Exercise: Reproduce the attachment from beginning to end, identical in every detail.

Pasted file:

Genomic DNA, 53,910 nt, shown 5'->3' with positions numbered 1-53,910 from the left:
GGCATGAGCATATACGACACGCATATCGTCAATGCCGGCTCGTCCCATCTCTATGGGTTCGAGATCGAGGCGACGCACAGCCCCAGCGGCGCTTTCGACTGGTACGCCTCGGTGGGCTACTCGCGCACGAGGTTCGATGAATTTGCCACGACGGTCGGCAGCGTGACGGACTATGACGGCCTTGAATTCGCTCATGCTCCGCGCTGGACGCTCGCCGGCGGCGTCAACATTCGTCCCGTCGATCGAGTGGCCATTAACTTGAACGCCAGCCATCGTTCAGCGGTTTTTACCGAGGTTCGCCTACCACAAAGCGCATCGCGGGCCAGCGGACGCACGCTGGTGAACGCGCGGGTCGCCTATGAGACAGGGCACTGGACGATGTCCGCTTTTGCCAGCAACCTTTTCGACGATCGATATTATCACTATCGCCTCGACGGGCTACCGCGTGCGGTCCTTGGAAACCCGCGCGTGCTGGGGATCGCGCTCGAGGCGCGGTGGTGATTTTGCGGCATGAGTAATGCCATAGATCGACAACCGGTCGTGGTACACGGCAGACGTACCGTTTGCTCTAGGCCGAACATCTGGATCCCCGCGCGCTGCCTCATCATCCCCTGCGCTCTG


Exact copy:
Genomic DNA, 53,910 nt, shown 5'->3' with positions numbered 1-53,910 from the left:
GGCATGAGCATATACGACACGCATATCGTCAATGCCGGCTCGTCCCATCTCTATGGGTTCGAGATCGAGGCGACGCACAGCCCCAGCGGCGCTTTCGACTGGTACGCCTCGGTGGGCTACTCGCGCACGAGGTTCGATGAATTTGCCACGACGGTCGGCAGCGTGACGGACTATGACGGCCTTGAATTCGCTCATGCTCCGCGCTGGACGCTCGCCGGCGGCGTCAACATTCGTCCCGTCGATCGAGTGGCCATTAACTTGAACGCCAGCCATCGTTCAGCGGTTTTTACCGAGGTTCGCCTACCACAAAGCGCATCGCGGGCCAGCGGACGCACGCTGGTGAACGCGCGGGTCGCCTATGAGACAGGGCACTGGACGATGTCCGCTTTTGCCAGCAACCTTTTCGACGATCGATATTATCACTATCGCCTCGACGGGCTACCGCGTGCGGTCCTTGGAAACCCGCGCGTGCTGGGGATCGCGCTCGAGGCGCGGTGGTGATTTTGCGGCATGAGTAATGCCATAGATCGACAACCGGTCGTGGTACACGGCAGACGTACCGTTTGCTCTAGGCCGAACATCTGGATCCCCGCGCGCTGCCTCATCATCCCCTGCGCTCTG